In summary, our universal resource state achieves both the universality and the verifiability at the same time with only X and Zbasis measurements. This result should also be contrasted with the graph state case: the verification of graph states can be done with only X and Zbasis measurements^{17,18,19}, but when we do MBQC on a graph state, an extra nonClifford basis measurement is necessary due to the GottesmanKnill theorem.
Our universal hypergraph state, which we denote \({G}_{n}^{d}\rangle \), can simulate any nqubit quantum circuit of depth d consisting of the Hadamard gate H ≡ +〉〈0 + −〉〈1 and the controlledcontrolledZ (CCZ) gate CCZ ≡ I^{⊗3} − 2111〉〈111 with only adaptive X and Zbasis measurements, where \(\,\pm \,\rangle \equiv (0\rangle \pm 1\rangle )/\sqrt{2}\), and I is the twodimensional identity gate. Since the gate set {H, CCZ} is universal^{20}, our state \({G}_{n}^{d}\rangle \) is a universal resource state. Our universal resource state \({G}_{n}^{d}\rangle \) is constructed in the following three steps. First, we define a hypergraph state \({G}_{3}^{1}\rangle \) that can simulate any threequbit quantum circuit of depth one consisting of H and CCZ. Second, by entangling the m hypergraph states \({G}_{3}^{1}{\rangle }^{\otimes m}\), we construct another hypergraph state \({G}_{n}^{1}\rangle \) that can simulate onedepth quantum computing on n input qubits, where m = poly(n). Finally, by entangling the d hypergraph states \({G}_{n}^{1}{\rangle }^{\otimes d}\), we construct the hypergraph state \({G}_{n}^{d}\rangle \). In the proof of universality, we only use basic techniques of MBQC: an Xbasis measurement teleports a qubit (up to an Hadamard gate), and a Zbasis measurement decouples a qubit.
Note that in this paper we require that a resource state is a fixed state independent of the quantum circuit that we want to implement, because otherwise we cannot enjoy the advantage of MBQC. For example, universal quantum computing is possible with X and Zbasis measurements on FeynmanKitaev history states^{21,22,23}. However, they cannot be generated before the quantum circuit is fixed. (More trivially, no measurement is required to simulate a quantum circuit U if our “resource state” is U0〉^{⊗n}).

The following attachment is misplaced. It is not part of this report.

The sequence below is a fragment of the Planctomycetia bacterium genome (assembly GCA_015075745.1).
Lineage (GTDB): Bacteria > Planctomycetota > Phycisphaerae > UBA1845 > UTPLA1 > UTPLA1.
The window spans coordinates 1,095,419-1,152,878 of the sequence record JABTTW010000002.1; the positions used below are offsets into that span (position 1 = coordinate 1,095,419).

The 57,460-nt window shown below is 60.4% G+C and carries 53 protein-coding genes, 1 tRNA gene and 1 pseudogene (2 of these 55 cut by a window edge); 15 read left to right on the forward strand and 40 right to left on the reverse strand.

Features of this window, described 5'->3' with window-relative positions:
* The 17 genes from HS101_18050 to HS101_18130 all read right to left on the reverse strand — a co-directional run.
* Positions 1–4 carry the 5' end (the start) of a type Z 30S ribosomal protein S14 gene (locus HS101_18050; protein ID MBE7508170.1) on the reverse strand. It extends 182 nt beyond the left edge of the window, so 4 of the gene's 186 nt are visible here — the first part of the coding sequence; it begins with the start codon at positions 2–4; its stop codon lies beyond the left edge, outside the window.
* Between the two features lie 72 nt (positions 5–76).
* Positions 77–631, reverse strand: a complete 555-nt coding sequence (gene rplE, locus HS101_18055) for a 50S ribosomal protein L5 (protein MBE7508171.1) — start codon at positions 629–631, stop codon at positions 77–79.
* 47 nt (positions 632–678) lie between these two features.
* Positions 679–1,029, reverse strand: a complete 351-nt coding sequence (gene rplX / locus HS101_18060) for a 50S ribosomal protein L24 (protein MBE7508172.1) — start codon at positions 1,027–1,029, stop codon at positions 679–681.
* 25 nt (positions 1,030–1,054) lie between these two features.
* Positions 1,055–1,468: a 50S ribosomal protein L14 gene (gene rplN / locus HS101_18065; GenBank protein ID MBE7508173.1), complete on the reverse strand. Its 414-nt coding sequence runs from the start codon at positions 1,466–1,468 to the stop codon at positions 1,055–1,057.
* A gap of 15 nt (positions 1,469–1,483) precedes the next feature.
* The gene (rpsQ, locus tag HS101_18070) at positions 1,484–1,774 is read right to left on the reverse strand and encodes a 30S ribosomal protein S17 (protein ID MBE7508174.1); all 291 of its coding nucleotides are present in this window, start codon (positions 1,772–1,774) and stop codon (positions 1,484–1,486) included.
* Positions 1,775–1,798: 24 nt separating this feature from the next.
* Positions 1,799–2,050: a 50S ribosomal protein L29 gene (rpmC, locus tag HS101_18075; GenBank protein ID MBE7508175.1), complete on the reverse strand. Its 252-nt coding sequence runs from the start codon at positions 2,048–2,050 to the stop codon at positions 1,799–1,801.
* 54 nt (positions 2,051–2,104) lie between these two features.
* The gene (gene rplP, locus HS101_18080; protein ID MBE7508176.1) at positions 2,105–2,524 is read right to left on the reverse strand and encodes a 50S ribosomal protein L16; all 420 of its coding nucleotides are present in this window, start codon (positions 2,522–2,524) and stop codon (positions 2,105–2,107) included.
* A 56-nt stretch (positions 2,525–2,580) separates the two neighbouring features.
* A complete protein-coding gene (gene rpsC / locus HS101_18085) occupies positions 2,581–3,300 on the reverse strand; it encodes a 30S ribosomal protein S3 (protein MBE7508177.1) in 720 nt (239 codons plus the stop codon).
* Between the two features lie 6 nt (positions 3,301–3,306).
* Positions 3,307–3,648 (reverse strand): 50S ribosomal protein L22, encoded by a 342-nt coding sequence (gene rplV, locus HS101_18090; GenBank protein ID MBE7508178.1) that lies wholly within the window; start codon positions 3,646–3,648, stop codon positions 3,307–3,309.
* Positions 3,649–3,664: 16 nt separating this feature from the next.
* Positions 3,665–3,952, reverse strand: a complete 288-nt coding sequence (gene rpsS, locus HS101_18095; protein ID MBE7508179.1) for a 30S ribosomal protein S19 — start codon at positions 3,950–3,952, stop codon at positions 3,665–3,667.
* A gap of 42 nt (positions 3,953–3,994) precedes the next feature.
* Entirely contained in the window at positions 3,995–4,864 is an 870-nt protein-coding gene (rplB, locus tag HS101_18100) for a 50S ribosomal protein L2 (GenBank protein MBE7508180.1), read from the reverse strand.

Furthermore, in order to demonstrate an advantage of our hypergraph state, we propose a verifiable blind quantum computing (VBQC) protocol in which the client only needs X and Zbasis measurements. In VBQC, a client with computationally weak quantum devices delegates universal quantum computing to a remote quantum server in such a way that the client’s privacy (input, algorithm, and output) is informationtheoretically protected and at the same time the honesty of the server is verifiable. In the original proposal of VBQC^{24}, the client has to prepare ten kinds of singlequbit states at the server’s side. Although this requirement for the client has already been reduced to the X and Zbasis measurements in ref.^{25}, our VBQC protocol is much simpler than it (for details, see the “Application” subsection in the Results section). The reduction of the number of measurement bases required for MBQC and its verification would be a plausible way to ease the client’s burden in the sense that it seems to be impossible to make the client of VBQC completely classical as long as we require the informationtheoretical security^{26,27,28}.